The freeze on recruitment of health workers has left health institutions understaffed and unable to offer quality HIV and Aids pre-test and post-test counselling services, a senior health official has said.
Mutare City Council’s senior nursing officer Martha Njerere told a provincial dialogue meeting on stigma and discrimination hosted by Southern Africa Aids Information Dissemination Service (SafAids) and Zimbabwe National Network of People Living with HIV (ZNNP+) that there is a huge human resource gap.
“Pre-test counselling should be done before to provide enough education to clients before an HIV test which is not being done effectively because of a huge client burden on service providers,” Njerere said.
The problem is not only affecting council clinics alone but government health centres as well. The senior health official’s admission came after self-stigma was observed to be still high due to poor counselling services.
Estella Mufute, a ZNNP+ official had told the meeting that she had deliberately gone for testing during an outreach campaign at Meikles Park in Mutare’s central business district and was not counselled.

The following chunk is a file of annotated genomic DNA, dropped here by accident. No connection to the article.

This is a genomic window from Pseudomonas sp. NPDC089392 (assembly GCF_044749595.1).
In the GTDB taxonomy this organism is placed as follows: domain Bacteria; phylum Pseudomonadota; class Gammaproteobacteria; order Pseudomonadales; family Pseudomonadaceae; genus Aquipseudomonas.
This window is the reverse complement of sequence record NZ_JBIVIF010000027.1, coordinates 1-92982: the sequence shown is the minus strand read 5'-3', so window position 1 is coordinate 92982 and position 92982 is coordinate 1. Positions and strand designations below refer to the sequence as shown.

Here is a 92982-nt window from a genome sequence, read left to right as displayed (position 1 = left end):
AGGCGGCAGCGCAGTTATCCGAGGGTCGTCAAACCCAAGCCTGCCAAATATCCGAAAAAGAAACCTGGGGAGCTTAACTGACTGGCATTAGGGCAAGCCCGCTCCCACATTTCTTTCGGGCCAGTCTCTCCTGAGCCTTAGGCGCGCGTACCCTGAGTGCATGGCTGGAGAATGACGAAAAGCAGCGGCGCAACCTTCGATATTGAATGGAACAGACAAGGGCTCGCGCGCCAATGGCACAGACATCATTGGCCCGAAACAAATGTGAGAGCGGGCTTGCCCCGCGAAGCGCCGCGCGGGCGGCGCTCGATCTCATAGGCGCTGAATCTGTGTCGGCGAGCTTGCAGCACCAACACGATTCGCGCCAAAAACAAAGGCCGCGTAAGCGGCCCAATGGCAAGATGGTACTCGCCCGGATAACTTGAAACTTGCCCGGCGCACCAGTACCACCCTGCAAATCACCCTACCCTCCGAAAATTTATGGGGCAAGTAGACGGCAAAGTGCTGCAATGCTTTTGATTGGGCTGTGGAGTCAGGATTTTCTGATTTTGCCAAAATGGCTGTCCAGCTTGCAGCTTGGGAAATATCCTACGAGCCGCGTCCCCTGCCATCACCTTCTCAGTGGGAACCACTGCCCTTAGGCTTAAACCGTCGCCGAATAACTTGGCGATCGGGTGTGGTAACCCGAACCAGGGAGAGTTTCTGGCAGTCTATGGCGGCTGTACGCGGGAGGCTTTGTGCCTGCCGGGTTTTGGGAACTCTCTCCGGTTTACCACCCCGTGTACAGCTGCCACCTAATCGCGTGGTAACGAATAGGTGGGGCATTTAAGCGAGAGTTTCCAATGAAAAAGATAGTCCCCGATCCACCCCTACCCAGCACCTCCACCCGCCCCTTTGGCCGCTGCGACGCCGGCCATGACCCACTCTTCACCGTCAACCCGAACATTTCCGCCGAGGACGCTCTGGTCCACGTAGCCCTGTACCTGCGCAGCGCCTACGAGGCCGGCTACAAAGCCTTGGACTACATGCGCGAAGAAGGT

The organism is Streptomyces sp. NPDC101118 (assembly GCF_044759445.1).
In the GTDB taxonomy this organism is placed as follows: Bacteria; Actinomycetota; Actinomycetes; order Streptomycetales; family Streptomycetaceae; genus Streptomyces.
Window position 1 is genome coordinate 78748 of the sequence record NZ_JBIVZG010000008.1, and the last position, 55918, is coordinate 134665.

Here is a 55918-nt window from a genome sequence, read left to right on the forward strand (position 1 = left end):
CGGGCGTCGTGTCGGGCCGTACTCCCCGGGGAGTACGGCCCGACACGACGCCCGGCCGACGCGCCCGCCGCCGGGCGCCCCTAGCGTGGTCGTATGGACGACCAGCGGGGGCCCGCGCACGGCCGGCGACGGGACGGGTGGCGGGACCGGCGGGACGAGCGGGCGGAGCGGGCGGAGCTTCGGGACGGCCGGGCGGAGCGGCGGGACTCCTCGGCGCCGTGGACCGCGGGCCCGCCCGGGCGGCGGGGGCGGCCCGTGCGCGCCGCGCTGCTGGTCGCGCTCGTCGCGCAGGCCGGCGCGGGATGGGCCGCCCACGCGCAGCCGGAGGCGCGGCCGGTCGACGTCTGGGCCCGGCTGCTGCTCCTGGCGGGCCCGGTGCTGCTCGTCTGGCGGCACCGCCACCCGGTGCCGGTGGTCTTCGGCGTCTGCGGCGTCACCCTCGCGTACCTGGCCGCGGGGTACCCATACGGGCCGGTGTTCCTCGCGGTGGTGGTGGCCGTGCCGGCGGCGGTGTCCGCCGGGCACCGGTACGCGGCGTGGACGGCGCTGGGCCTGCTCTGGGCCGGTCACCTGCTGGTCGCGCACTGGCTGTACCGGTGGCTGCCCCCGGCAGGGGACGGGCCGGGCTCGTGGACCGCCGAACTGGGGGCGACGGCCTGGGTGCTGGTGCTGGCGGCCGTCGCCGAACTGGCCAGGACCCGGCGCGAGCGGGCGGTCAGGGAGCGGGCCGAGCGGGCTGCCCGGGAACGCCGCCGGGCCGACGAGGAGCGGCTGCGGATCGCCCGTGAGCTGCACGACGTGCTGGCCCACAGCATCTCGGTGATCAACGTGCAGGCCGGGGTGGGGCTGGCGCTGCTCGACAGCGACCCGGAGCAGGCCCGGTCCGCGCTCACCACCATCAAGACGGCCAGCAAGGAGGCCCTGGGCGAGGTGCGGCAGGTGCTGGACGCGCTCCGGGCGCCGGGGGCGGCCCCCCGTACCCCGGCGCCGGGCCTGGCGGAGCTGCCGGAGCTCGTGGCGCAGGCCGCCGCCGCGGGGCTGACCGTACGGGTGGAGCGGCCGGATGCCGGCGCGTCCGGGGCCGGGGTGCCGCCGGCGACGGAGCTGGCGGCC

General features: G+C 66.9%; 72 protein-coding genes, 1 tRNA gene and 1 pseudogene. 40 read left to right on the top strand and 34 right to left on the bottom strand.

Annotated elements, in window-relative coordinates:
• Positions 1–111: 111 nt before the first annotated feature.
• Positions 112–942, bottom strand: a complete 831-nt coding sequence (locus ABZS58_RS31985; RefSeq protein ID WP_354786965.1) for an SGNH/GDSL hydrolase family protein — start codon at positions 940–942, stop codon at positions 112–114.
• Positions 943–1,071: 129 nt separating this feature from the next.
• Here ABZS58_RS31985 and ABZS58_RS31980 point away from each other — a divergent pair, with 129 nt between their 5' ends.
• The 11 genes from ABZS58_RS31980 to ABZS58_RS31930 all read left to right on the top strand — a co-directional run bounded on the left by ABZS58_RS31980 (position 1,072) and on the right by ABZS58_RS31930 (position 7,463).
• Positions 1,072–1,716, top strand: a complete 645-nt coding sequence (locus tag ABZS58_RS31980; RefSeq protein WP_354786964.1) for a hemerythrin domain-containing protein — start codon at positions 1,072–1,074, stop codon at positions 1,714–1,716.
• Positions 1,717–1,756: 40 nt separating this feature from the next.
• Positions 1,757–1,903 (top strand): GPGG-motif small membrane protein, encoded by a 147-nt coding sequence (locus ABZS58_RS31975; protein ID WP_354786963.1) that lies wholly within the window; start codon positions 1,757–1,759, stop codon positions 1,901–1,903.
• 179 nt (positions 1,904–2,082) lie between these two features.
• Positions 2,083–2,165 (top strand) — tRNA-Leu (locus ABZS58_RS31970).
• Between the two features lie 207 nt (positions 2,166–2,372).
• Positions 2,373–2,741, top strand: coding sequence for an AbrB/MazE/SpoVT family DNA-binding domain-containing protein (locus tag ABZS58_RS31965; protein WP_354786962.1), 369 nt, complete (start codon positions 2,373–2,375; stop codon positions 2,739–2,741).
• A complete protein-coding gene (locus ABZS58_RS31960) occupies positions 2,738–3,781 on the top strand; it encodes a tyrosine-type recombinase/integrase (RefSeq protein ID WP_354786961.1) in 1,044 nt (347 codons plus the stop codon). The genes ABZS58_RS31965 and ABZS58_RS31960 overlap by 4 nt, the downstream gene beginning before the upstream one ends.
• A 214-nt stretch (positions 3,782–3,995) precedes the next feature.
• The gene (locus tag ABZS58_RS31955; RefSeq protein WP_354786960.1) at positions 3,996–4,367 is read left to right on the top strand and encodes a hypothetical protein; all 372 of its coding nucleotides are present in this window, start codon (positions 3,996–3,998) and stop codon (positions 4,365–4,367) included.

“No counselling was done and if I had not known my status beforehand I would probably have been run over by a car from the stress,” Mufute said adding that this was spurning self-stigma.
“Acceptance is a process and there is need for people to be adequately counselled to be able to accept their status.”
Patson Sazunza, a senior community health advocate with SafAids said counselling was failing due to an overload of assignments and a drive to reach targets during outreaches.
Sazunza challenged Aids organisations to improve their programme linkages as there were many lay counsellors and health volunteers willing to support an extensive range of campaigns and continuous programmes. daily news